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MUSIC REVIEWS: Rascal Flatts,, Annie Lennox

RASCAL FLATTS "Still Feels Good" (Lyric Street) 2 ½ stars

There are solid reasons critics hate Rascal Flatts, arguably the most commercially successful group in music today:

-Many critics are men, and men are prewired to gag at music so willfully sentimental, soulless and sappy.

-Rascal Flatts, by its own admission, record albums primarily to keep the hits happening on country radio. This brazenly calculated, music-by-committee methodology flies in the face of real artists inspired to craft tunes to represent growth, expression and passion.

"Still Feels Good," the trio's fifth album, has most of the hallmarks of previous releases. The songs are only vaguely country, the better to rope in classic pop and rock fans who feel shut out by hip-hop but who aren't ready to commit to anything too twangy. The harmonies are torn out of the `N Sync playbook, the guitar solos sound amped by comparison, but the rockers, like "Bob Your Head," never really rock. The generic first single, "Take Me There," cowritten by Kenny Chesney, did what it was intended to do: zip to No. 1 on the back of a pop/rock hook Bryan Adams would have deemed a B-side back in his day.

So why is the hook-filled "Still Feels Good" the first Rascal Flatts album this non-fan can actually listen to and, if not love, kind of enjoy? Credit a batch of better songs this time. Instead of wallowing gleefully in sap, the guys only skirt the territory on songs like "It's Not Supposed to Go Like That" (about premature death by guns, booze, dumb decisions) or the love-lost "Help Me Remember," a highlight with a strong melody and one of Gary LeVox's most committed vocals to date.

Also fine, the spry title song and the refreshingly restrained "Winner at a Losing Game," both of which could appeal to "Take It Easy"-era Eagles fans. Plus, `80s rockers can't miss the Pat Benatar "Shadows of the Night" swipe in the melody of the catchy "No Reins."

Pod Picks: "Still Feels Good," "Winner at a Losing Game," "Help Me Remember."


WILL.I.AM "Songs About Girls" (Interscope) 3 stars

It's easy to diss producer/rapper (born William Adams). The Black Eyed Pea has spent a large part of his career celebrating the female badonkadonk and his rap songs, though occasionally socially conscious ("Where is the Love"?), stick to the lighter party-hearty school of rap popularized in the `80s.

"Songs About Girls" won't sway naysayers. The single "I Got it from My Mama" is little more than "My Humps II" with lines like "So be a good girl and thank your mama/She made you steamin' like a sauna" and "The Donque Song," featuring Snoop Dogg, is about, well, a--. Other songs lament failed relationships ("Over," which gets its hook from Electric Light Orchestra's "It's Over"), more songs celebrate the female physique ("Get Your Money") and "S.O.S. (Mother Nature)" is a token song about global warming in which gets his Al Gore groove on. Presumably, this song fits the album's theme, if one assumes Mother Nature is a girl all grown up.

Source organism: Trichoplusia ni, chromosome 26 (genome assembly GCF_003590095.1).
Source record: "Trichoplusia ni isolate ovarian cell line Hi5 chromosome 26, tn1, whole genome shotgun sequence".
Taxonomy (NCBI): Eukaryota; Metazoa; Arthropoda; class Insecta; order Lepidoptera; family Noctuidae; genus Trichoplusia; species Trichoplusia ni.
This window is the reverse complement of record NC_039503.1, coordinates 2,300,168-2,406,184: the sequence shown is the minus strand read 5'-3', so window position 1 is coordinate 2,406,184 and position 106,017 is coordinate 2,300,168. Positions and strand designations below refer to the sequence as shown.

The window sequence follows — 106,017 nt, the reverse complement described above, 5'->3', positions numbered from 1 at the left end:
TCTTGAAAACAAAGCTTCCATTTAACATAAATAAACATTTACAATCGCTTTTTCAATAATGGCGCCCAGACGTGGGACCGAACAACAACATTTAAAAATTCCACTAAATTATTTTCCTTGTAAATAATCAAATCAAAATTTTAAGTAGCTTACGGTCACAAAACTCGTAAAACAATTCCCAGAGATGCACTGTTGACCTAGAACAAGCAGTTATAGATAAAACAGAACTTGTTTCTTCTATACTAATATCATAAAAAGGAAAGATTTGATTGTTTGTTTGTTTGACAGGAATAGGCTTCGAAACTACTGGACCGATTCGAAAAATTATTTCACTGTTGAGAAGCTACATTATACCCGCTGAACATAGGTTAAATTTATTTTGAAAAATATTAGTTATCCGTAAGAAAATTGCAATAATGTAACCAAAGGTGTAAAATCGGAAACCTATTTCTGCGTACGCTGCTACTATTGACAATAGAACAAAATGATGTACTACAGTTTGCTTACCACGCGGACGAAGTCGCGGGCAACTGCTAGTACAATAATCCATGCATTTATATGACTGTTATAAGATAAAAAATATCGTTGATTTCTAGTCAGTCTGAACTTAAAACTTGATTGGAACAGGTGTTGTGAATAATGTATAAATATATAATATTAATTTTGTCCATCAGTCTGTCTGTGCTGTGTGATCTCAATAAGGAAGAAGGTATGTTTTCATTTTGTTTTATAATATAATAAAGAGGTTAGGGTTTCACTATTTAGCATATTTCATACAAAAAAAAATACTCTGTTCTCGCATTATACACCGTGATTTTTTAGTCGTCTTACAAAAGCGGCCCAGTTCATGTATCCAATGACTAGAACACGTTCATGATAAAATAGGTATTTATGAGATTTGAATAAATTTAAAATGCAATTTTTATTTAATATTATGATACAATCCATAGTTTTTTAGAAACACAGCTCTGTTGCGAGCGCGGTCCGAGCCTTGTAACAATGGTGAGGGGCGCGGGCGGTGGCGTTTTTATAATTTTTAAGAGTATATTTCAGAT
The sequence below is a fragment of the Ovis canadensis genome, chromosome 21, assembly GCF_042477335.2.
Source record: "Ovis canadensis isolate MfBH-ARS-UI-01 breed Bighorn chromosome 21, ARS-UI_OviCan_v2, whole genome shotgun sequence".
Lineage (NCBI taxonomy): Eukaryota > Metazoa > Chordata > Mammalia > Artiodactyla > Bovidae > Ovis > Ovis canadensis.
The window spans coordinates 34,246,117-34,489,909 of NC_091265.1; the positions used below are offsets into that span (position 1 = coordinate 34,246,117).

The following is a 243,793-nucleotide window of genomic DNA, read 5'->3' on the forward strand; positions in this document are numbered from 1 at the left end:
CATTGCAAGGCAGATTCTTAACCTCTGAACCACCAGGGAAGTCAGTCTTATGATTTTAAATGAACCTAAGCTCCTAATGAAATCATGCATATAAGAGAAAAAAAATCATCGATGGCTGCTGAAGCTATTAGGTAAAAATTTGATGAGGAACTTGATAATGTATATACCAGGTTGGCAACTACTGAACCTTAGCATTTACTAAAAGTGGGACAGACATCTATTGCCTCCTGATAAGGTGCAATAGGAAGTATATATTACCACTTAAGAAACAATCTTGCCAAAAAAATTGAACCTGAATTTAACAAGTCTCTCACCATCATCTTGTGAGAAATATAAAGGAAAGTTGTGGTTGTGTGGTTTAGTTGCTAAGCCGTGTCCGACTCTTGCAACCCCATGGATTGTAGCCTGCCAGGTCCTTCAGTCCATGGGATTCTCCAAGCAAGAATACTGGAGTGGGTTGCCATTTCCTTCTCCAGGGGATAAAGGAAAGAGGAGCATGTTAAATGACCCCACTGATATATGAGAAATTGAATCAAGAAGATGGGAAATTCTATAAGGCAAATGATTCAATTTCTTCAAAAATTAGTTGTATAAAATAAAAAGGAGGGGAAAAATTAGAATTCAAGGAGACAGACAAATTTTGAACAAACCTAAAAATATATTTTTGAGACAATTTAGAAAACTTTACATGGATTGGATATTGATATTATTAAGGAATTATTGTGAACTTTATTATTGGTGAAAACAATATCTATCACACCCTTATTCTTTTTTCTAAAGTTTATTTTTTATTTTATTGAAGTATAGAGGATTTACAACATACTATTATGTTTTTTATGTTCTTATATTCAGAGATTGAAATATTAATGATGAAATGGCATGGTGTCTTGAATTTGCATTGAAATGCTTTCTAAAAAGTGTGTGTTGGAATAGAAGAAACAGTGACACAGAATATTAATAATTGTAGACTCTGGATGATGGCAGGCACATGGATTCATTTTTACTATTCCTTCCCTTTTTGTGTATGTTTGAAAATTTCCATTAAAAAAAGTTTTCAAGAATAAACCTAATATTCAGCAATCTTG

What makes "Songs About Girls" such a guilty pleasure - and ultimately superior to a Black Eyed Peas album - is that dials back on the frantic arrangements and opts for a more stylish production. Singing jostles for elbow room with rapping. Snoop Dogg is the only guest rapper. The CD is just barely a hip-hop/rap album and owes considerably more to the dance floor with house grooves popping all over the place. The lounge-oriented funk jam "Impatient" could have wandered in off a Jamiroquai CD, for instance. could still stand to prune the 15-track album judiciously; the music runs out of ideas and steam around track nine. But an abundance of creamy melodies, smooth production and plump beats makes spending some time chasing these "Girls" an irresistible pursuit.

Pod Picks: "Over," "Heartbreaker," "Invisible."


ANNIE LENNOX "Songs of Mass Destruction" (Arista) 2 ½ stars

The title is a bit grandiose. For "Songs of Mass Destruction," Annie Lennox's fourth solo album, the Eurythmics singer offers a dark collection of songs influenced by world affairs, the war, AIDS. "Sing," for instance, gathers 23 female vocalists - including Madonna, Fergie, Celine Dion, Shakira and KT Tunstall - in a "We are the World"-styled choral attempt to raise awareness about mother-child HIV transmission in Africa.

But few of these songs have the power to shake things up the way Lennox might desire. Mostly, these are songs of longing, with Lennox bemoaning feeling "Tired of bein' down on luck/Tired of bein' beaten up/Tired of bein' so screwed up" on "Love is Blind." For "Ghosts in My Machine," feelings of guilt are pegged to behavioral traits she'd like to excise. "I think too much/I do too much/I fall too much/I fail too much/I cry too much."

Mostly, she protests too much.

Producer Glen Ballard gives Lennox a mainstream pop palette to play in with the staccato, digitally compressed rhythm of "Ghosts in My Machine," recalling an `80s Elton John single. "Sing" has an infectious chorus, "Love Is Blind" a bit of gospel-kissed muscle, "Womankind" has a contemporary sheen and the pulsing "Coloured Bedspread" could be one of Madonna's confessions from the dance floor. None, however, match the Eurythmics at their most forceful and Lennox's frosty, robotic delivery remains an acquired taste.

Pod Picks: "Ghosts in My Machine," "Sing."